Books I have read on how-to-write memoir occasionally suggest boiling down into the fewest words what your memoir is about. From Shalom Auslander’s new memoir, Foreskin’s Lament, here are a few words that do just that:
I believe in God.
It’s been a real problem for me.
I have very little sympathy for veal.
I find Mr. Auslander inventive, irreverent, and incredibly funny to read. Most of his stories center on his experience growing up in an Orthodox Jewish family in upstate New York. But his memoir is also an exploration of fatherhood: ambivalent memories of his father, feelings about his own role as a parent, but mostly he offers stories that feature the antagonistic relationship he has with his Heavenly Father. This is how to write memoir.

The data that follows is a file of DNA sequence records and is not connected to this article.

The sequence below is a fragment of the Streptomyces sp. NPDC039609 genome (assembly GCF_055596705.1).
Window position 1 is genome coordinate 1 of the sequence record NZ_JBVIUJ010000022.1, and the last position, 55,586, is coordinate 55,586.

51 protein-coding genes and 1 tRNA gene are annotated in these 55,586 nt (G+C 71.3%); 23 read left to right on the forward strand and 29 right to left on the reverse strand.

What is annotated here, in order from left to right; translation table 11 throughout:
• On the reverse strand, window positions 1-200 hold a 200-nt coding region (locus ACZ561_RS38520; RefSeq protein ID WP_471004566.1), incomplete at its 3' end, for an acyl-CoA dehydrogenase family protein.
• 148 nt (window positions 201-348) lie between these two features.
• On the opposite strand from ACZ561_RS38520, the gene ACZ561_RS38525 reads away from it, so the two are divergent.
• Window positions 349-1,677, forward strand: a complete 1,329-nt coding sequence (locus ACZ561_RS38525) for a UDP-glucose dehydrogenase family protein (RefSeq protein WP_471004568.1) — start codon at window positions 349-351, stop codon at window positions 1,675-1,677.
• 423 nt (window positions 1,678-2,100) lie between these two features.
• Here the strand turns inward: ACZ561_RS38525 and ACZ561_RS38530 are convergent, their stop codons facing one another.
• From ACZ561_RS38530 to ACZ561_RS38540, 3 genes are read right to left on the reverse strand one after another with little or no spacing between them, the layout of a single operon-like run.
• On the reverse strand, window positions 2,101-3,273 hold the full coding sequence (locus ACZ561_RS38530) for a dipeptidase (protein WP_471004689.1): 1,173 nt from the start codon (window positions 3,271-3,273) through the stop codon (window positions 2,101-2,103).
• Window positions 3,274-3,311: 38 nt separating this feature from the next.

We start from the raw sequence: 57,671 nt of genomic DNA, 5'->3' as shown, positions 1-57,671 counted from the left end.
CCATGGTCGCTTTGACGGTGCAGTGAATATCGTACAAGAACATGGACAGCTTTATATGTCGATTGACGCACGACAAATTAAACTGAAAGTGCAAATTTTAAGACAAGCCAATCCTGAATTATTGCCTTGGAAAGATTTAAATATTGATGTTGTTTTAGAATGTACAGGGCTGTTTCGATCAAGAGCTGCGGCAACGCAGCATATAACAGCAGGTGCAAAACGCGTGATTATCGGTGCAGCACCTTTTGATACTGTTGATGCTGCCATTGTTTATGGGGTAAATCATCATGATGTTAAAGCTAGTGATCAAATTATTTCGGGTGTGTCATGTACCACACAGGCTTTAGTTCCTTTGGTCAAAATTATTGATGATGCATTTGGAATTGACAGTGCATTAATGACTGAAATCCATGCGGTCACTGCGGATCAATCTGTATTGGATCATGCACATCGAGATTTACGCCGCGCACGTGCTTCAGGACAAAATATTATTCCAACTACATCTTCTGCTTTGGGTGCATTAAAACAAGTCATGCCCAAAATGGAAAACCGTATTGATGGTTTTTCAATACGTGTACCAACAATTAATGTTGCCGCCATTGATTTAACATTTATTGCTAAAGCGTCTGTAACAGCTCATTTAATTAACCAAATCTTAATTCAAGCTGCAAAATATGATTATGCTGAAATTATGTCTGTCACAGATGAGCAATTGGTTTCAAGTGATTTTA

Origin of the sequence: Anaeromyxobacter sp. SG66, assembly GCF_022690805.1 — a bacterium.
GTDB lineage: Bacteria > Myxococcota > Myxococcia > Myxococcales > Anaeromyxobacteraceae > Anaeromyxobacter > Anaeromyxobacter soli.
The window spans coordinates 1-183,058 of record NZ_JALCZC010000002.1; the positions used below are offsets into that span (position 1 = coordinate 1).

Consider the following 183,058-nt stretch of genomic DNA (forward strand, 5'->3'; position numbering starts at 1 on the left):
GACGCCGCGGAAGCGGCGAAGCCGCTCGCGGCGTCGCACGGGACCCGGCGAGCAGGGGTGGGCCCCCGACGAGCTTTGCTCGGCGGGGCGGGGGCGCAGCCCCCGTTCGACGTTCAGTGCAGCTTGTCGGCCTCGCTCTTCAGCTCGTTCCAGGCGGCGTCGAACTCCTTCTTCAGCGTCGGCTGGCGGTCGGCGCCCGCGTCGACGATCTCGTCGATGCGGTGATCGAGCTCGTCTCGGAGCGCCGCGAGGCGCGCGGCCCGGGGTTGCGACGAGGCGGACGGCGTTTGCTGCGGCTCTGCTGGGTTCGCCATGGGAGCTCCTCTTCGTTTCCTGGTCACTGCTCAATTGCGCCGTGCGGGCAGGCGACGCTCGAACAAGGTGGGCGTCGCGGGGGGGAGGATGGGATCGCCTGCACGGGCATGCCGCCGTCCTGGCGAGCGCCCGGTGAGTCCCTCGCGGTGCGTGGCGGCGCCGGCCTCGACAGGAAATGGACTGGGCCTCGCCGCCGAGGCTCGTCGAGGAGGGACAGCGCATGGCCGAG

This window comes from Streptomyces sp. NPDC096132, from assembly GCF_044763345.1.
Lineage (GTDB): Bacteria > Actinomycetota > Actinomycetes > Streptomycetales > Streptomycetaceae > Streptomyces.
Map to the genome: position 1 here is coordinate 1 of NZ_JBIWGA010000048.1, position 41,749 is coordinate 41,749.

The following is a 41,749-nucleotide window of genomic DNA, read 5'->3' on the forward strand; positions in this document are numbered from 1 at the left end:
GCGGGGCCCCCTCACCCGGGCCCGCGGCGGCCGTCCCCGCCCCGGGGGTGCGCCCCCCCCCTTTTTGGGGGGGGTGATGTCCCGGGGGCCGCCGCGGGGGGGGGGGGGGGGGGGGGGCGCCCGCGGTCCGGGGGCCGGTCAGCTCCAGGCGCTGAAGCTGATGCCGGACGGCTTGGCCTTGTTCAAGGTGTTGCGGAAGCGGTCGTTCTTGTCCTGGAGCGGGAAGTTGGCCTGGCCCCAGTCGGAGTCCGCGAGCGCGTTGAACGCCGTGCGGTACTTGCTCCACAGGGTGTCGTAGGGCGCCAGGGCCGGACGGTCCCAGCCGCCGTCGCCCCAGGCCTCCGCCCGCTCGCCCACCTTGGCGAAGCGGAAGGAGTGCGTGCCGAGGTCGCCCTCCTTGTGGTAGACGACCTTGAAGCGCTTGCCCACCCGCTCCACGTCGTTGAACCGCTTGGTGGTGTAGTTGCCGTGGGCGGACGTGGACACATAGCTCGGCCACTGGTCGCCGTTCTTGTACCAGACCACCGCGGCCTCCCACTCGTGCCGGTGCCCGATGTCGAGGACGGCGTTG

Earlier this year I read another memoir about fatherhood by Neal Pollack. For some reason, Jewish fathers who write memoir seem to fixate on the circumcision of their son’s penis. Everyone has a story. Even me!
So what’s a nice Catholic boy like me doing with a circumcision story? No idea. Maybe I was adopted.